By Justin Felts
William Tecumseh Sherman once said, “War is hell.” If that’s true, then the transition back to civilian life after military service is a kind of purgatory. Finding one’s way out of hell often requires a helping hand. Point Man International Ministries, which has an outpost in Spokane, has been offering that hand since 1984.
Recognizing the kinds of problems that transitioning veterans face, which often include repeated arrests, Seattle police officer and veteran Bill Landreth began the ministry as a way of reaching out to suffering veterans to help them and their families deal with the difficulties of switching from military to civilian life. After Landreth’s untimely death in 1986, Chuck Dean took over the group and combined it with the self-help publication “Reveille.” Under the current president, Dana Morgan, the group still functions with the same mission Landreth originally had in mind: “To connect hurting veterans as well as their families and friends with others who have already begun the transition home after war. With Jesus Christ as our focal point it is our desire to provide spiritual and emotional healing through our existing Outpost and Home Front system.”
The Outpost and Home Front structure of Point Man is unique. Outposts are run by veterans and serve as an open forum for members to engage with “others who have walked in their shoes.” The Home Fronts serve family members who have different issues to face when it comes to transitioning from military life, one that can only be understood by those who have played the support role at home.
The real success of the group and others like it lies upon the shoulders of great individuals such as Mike Zorn who has been the Washington State Director and Inland Empire Coordinator for nearly 17 years. A Vietnam veteran, PTSD sufferer and formerly homeless person himself, Zorn dedicates himself, his time, as well as his own resources to ensure that veterans in the local community get help. This includes traveling over 12,000 miles annually, hosting numerous events and paying $7,000 out of pocket to ensure the ministries’ work continues.
The main event hosted by Point Man Ministries, locally at least, is the annual Memorial Day BBQ. Drawing visitors not just from the local community but as far away as Australia, it has become one of the largest Memorial Day events in the Spokane area, despite its first year attracting only 29 visitors. The event draws in crowds of all kinds. One year a veteran turned long-haul truck driver parked his rig and walked into the event, while another year a music professor came just to listen to the music and had to write to the city council commending the best Bluegrass Country Gospel music he’d heard. Despite large crowds and an emotional feeling, in the 16 years the event has been running there has only been one incident requiring an individual to be escorted from the grounds.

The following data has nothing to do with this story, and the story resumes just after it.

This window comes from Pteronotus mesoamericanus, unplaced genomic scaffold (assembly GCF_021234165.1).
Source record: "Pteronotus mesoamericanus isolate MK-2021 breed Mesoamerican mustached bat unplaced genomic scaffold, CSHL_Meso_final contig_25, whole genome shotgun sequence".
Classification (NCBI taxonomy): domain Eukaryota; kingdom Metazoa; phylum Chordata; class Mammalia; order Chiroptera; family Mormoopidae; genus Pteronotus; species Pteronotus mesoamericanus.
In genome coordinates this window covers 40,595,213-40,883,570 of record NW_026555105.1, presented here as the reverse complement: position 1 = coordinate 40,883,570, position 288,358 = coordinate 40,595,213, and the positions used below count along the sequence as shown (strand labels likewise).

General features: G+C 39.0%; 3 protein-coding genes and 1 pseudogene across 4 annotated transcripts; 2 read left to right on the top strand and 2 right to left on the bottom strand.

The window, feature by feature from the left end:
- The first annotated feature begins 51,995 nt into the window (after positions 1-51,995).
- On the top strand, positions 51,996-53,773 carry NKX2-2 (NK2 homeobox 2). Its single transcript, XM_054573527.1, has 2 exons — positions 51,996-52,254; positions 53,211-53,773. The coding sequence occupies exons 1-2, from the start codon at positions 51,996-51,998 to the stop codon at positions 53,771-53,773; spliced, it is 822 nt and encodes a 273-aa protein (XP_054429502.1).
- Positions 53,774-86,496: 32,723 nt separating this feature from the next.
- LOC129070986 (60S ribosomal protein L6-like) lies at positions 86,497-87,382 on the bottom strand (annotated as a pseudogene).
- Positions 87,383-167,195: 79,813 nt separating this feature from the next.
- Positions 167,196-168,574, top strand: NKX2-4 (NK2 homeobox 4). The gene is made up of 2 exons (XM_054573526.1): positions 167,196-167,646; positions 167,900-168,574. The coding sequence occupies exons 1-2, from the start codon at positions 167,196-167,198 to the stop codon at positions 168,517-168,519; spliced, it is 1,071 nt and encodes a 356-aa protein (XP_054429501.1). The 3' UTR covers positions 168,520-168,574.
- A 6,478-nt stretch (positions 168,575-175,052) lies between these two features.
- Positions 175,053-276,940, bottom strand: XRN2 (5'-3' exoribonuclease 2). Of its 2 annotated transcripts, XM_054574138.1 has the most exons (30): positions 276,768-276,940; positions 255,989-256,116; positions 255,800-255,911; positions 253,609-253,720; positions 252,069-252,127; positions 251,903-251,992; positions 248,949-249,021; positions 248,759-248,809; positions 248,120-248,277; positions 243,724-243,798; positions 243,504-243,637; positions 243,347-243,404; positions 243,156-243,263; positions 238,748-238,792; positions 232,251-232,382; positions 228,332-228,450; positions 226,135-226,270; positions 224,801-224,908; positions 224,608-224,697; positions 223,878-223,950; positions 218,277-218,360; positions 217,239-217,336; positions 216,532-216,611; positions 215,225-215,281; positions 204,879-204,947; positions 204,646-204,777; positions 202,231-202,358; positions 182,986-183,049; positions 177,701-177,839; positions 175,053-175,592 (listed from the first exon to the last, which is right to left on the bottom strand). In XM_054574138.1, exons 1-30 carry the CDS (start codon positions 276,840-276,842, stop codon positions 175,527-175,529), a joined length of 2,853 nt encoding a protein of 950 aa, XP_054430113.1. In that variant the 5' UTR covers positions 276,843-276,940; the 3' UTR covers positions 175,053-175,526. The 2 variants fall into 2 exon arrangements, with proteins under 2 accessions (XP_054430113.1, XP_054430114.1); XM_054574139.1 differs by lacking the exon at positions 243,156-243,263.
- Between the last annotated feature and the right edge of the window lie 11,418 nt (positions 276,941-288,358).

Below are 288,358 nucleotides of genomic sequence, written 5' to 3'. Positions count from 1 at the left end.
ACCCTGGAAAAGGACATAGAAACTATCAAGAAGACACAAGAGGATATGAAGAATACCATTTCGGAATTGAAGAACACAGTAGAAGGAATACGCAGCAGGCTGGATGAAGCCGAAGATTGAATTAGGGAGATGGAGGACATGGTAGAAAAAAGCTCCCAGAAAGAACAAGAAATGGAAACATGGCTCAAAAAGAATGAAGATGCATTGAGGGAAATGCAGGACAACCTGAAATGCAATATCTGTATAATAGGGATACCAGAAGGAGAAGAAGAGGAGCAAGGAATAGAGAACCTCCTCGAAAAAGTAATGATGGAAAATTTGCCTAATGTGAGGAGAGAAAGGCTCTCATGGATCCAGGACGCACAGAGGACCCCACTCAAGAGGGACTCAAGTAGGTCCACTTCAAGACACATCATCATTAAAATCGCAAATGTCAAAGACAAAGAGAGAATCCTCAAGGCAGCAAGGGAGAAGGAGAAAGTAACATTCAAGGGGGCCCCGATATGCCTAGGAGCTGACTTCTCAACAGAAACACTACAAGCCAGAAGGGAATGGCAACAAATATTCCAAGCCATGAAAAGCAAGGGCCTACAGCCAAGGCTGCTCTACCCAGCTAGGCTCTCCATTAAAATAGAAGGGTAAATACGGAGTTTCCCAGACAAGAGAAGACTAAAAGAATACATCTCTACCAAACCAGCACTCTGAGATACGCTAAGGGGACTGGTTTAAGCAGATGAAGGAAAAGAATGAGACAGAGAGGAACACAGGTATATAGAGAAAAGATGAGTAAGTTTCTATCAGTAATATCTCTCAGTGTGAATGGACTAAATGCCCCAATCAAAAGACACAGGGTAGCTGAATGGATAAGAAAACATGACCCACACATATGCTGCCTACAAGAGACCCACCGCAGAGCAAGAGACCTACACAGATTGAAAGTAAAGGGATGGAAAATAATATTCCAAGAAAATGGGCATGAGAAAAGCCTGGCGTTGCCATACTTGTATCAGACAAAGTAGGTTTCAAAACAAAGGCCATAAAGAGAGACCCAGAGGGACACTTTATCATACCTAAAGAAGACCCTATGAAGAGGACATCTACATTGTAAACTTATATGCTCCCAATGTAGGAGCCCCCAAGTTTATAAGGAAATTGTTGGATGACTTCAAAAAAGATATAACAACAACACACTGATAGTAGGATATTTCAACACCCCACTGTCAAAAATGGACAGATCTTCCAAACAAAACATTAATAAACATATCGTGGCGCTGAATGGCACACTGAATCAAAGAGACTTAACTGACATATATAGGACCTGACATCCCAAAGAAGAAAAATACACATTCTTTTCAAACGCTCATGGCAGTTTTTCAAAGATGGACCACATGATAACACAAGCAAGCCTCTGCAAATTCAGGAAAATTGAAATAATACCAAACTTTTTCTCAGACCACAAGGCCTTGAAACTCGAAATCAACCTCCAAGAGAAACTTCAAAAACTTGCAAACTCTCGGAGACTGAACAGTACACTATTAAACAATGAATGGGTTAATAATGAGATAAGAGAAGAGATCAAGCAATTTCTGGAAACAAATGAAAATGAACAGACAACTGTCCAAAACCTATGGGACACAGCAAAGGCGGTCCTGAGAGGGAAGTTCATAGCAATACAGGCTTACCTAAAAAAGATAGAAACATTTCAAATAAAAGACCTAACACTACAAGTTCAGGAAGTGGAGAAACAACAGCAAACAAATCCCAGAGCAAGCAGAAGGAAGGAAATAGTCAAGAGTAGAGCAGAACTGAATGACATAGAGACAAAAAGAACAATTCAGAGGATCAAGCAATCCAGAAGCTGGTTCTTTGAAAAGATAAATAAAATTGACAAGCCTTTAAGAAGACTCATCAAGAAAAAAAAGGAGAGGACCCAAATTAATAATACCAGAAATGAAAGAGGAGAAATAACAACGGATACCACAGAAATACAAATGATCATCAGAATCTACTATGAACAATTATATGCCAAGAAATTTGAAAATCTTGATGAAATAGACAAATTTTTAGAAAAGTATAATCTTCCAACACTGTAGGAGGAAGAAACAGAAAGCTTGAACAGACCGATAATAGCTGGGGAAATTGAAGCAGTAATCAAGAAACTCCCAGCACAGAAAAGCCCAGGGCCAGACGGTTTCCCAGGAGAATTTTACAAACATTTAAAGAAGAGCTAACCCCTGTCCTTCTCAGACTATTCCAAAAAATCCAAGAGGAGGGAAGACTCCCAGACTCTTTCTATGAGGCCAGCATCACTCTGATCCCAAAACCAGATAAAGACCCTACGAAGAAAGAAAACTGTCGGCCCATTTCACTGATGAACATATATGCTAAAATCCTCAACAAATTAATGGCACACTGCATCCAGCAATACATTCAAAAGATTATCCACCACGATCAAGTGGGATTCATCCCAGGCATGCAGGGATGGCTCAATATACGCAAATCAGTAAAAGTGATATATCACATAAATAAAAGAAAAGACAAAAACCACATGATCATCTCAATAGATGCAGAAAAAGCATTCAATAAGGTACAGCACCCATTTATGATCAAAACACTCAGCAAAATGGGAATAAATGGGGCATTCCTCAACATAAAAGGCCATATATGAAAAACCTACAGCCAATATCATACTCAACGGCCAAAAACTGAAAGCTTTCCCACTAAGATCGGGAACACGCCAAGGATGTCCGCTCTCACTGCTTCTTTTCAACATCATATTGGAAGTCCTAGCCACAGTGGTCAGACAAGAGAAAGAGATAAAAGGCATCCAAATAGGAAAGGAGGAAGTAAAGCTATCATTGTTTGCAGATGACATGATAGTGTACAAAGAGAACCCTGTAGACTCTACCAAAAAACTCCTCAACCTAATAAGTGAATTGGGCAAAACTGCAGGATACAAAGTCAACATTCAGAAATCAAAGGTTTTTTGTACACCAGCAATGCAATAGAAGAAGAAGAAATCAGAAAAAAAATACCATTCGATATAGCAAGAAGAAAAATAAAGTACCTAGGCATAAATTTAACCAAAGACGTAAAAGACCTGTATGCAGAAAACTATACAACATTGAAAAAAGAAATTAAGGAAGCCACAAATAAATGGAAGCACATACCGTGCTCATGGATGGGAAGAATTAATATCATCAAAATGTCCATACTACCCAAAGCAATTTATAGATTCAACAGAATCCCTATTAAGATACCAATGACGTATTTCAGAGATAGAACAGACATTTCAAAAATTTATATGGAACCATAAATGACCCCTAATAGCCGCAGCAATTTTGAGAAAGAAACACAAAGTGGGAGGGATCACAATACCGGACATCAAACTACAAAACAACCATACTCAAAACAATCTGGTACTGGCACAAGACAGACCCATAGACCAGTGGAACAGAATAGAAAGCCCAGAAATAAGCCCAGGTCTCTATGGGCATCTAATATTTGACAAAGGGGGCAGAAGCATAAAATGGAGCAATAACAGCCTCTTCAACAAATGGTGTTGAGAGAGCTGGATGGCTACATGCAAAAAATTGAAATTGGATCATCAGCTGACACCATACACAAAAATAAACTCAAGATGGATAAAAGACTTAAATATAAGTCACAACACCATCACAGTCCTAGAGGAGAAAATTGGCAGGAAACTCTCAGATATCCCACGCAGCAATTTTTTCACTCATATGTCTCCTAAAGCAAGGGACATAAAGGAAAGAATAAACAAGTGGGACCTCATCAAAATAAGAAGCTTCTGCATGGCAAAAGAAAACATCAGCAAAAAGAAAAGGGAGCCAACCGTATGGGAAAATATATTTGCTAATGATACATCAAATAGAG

Despite the success of the Memorial Day event, the real work of groups such as Point Man comes in the everyday stories of help and compassion that extend a hand of encouragement to veterans. To this end Zorn and others like him spend every day visiting hospitals, making phone calls, house calls, hosting events, feeding homeless vets, providing counselling for those struggling with PTSD as well as drug and domestic abuse, working with groups such as the Spokane Veterans Court to help end cycles of self destruction and hosting a variety of outdoor, therapeutic outings. Zorn hosts a weekly event at the Rocket Bakery on Garland, meeting with other veterans every Wednesday for a cup of coffee. He also hosts monthly potlucks in addition to the annual Memorial Day BBQ, and hosts events such as “Hunting With Heroes,” where veterans and active duty service members alike have gone on multiple-day pheasant and deer hunting trips.
Even with his focus on serving the veteran community, though, Zorn has to keep a watch on the expenses involved in running the ministry.
“We’re totally non-profit, we don’t even get paid a wage. Last year we started the year with $22 in the account and ended it with about $100, so I guess we did pretty good,” he said.
With $780 monthly in bills the group struggles to keep functioning. Donations are the only thing keeping the group running, and last year’s totals were around $7,000 short. To make a one-time donation, a repeating donation or to learn other ways you can help out, contact Zorn at (509)-994-7177.
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